Evolving dating and sexual practices routinely confront the legal system. From dating apps to open relationships, peoples’ love lives are as colorful and unique as our society. A New Jersey Appellate Court recently took a closer look at who can be a victim of domestic violence and what is consent in the context of non-traditional relationships.
The case of T.M. v. R.M.W. involved a man and woman engaged in a non-traditional relationship. The woman, 22 years old, and the man, 25 years old, had known one another since high school. They had a consensual sexual relationship for 8 years where they would have “rough” sex, involving hair pulling and choking. Neither found this dynamic problematic until the man closed-fist punched the woman during consensual intercourse.
They continued having intercourse and he punched her again. The woman filed a complaint for domestic violence under the Prevention of Domestic Violence Act (PDVA), N.J.S.A. 2C:25-17 to -35 (2017), claiming that man assaulted and harassed her. The court issued a temporary restraining order.
The reviewing court first looked at the issue of their relationship. New Jersey law defines “victim of domestic violence” as including “any person who has been subjected to domestic violence by a person with whom the victim has had a dating relationship.” N.J.S.A. 2C:25-19(e). Perhaps unlike the relationships that the court is used to seeing, the man and woman’s relationship here was characterized by “little interpersonal bonding” and “sporadic and casual sexual encounters.” Neither party thought of the relationship as dating. The court concluded that other than the length of their relationship, 8 years with a three year break, it did not meet the relationship standard. The court then noted the uniqueness of their relationship. Ultimately, it decided that denying the woman’s status as a victim would be seen as moral judgment of their arrangement. Furthermore, the court opined that a “secret” relationship could lead her to be even more vulnerable than a victim in a traditional relationship.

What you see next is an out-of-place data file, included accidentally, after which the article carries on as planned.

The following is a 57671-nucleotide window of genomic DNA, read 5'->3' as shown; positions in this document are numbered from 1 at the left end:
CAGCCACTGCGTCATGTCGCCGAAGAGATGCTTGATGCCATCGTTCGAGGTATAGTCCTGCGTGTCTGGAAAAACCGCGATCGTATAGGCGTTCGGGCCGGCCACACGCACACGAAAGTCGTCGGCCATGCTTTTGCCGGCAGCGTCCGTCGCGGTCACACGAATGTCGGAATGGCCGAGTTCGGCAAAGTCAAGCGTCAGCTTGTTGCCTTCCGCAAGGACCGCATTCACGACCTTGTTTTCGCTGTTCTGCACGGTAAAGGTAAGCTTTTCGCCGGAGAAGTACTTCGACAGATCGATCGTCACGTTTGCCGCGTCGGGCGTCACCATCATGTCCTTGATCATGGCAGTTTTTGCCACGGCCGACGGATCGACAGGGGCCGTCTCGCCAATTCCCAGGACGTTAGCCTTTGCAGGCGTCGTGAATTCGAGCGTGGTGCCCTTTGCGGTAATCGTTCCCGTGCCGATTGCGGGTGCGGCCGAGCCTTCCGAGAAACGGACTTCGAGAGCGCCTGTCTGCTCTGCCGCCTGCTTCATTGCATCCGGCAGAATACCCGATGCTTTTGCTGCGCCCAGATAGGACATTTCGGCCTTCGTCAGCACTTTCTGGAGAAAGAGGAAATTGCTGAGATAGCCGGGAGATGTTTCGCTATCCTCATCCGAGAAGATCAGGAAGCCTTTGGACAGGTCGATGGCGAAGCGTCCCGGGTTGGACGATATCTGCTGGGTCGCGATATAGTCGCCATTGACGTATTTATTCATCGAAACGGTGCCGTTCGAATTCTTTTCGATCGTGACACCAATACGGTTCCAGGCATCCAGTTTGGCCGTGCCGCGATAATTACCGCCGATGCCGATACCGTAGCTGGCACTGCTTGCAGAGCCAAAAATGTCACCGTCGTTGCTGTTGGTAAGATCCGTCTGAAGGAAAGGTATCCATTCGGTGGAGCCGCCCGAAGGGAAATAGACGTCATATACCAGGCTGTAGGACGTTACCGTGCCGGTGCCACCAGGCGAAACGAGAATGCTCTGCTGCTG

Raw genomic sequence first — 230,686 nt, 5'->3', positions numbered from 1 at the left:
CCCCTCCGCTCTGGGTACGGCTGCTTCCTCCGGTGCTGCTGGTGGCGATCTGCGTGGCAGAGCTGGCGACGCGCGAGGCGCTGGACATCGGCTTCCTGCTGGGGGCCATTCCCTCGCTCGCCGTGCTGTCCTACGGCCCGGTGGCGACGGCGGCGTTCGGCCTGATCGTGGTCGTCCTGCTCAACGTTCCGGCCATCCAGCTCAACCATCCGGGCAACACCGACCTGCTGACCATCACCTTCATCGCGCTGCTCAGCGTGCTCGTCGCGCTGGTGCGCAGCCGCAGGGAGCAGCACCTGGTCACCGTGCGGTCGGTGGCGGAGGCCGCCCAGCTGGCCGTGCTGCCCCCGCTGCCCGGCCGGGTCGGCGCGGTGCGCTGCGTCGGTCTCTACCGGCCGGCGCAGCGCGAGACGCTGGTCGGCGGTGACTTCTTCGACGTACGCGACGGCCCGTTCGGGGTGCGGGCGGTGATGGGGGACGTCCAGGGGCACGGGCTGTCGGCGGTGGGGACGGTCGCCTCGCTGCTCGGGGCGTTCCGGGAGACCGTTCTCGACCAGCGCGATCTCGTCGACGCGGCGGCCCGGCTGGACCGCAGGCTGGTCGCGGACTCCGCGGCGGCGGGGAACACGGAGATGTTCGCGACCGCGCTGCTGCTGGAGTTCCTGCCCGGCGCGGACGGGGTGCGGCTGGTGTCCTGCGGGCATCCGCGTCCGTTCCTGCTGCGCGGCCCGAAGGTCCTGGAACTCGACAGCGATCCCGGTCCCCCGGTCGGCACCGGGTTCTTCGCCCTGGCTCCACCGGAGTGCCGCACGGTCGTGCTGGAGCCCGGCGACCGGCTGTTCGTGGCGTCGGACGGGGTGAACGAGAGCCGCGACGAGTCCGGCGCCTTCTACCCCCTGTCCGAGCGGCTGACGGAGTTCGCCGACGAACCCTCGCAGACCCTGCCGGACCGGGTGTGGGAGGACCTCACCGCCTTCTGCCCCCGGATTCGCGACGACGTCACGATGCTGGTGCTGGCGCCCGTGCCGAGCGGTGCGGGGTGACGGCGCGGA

Finally, the court looked at the issue of consent, which turned on the credibility of the man and the woman. The court initially found the woman to be credible. She was forthcoming about multiple facets of the parties’ relationship. The man became more credible than her, though, when the woman’s insistence of the man’s prior history of domestic violence was shown to be untrue. The court ultimately found that consent was a “close call” and that a Final Restraining Order was not necessary to protect the woman.
This case demonstrates the court’s understanding of modern dating practices and relationships. The woman did not squarely fit into the definition of victim, but the court extended it to her, nevertheless. It wrestled as much with “consent” as many modern commentators on modern day sex.